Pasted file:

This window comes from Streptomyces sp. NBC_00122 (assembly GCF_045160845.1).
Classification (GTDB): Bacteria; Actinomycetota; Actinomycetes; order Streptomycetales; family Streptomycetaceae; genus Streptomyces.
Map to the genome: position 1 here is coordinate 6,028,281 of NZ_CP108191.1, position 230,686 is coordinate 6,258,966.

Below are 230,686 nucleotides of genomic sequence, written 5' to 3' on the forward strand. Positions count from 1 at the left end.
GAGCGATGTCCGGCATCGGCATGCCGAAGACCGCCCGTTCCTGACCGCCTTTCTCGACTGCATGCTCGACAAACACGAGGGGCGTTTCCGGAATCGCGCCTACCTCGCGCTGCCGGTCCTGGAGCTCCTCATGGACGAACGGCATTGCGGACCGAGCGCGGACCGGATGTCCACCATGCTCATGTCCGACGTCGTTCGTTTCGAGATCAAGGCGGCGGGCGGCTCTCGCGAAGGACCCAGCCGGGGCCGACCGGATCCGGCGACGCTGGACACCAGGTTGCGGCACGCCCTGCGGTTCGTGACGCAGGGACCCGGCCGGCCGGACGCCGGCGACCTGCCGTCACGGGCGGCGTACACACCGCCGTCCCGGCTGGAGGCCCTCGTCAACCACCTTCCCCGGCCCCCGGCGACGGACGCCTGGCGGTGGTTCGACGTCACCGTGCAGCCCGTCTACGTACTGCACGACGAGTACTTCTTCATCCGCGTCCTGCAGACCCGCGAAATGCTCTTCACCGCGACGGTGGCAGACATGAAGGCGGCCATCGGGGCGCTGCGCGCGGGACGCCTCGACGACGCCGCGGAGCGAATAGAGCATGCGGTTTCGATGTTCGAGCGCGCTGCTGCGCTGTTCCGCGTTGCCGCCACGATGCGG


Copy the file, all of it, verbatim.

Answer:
This window comes from Streptomyces sp. NBC_00122 (assembly GCF_045160845.1).
Classification (GTDB): Bacteria; Actinomycetota; Actinomycetes; order Streptomycetales; family Streptomycetaceae; genus Streptomyces.
Map to the genome: position 1 here is coordinate 6,028,281 of NZ_CP108191.1, position 230,686 is coordinate 6,258,966.

Below are 230,686 nucleotides of genomic sequence, written 5' to 3' on the forward strand. Positions count from 1 at the left end.
GAGCGATGTCCGGCATCGGCATGCCGAAGACCGCCCGTTCCTGACCGCCTTTCTCGACTGCATGCTCGACAAACACGAGGGGCGTTTCCGGAATCGCGCCTACCTCGCGCTGCCGGTCCTGGAGCTCCTCATGGACGAACGGCATTGCGGACCGAGCGCGGACCGGATGTCCACCATGCTCATGTCCGACGTCGTTCGTTTCGAGATCAAGGCGGCGGGCGGCTCTCGCGAAGGACCCAGCCGGGGCCGACCGGATCCGGCGACGCTGGACACCAGGTTGCGGCACGCCCTGCGGTTCGTGACGCAGGGACCCGGCCGGCCGGACGCCGGCGACCTGCCGTCACGGGCGGCGTACACACCGCCGTCCCGGCTGGAGGCCCTCGTCAACCACCTTCCCCGGCCCCCGGCGACGGACGCCTGGCGGTGGTTCGACGTCACCGTGCAGCCCGTCTACGTACTGCACGACGAGTACTTCTTCATCCGCGTCCTGCAGACCCGCGAAATGCTCTTCACCGCGACGGTGGCAGACATGAAGGCGGCCATCGGGGCGCTGCGCGCGGGACGCCTCGACGACGCCGCGGAGCGAATAGAGCATGCGGTTTCGATGTTCGAGCGCGCTGCTGCGCTGTTCCGCGTTGCCGCCACGATGCGG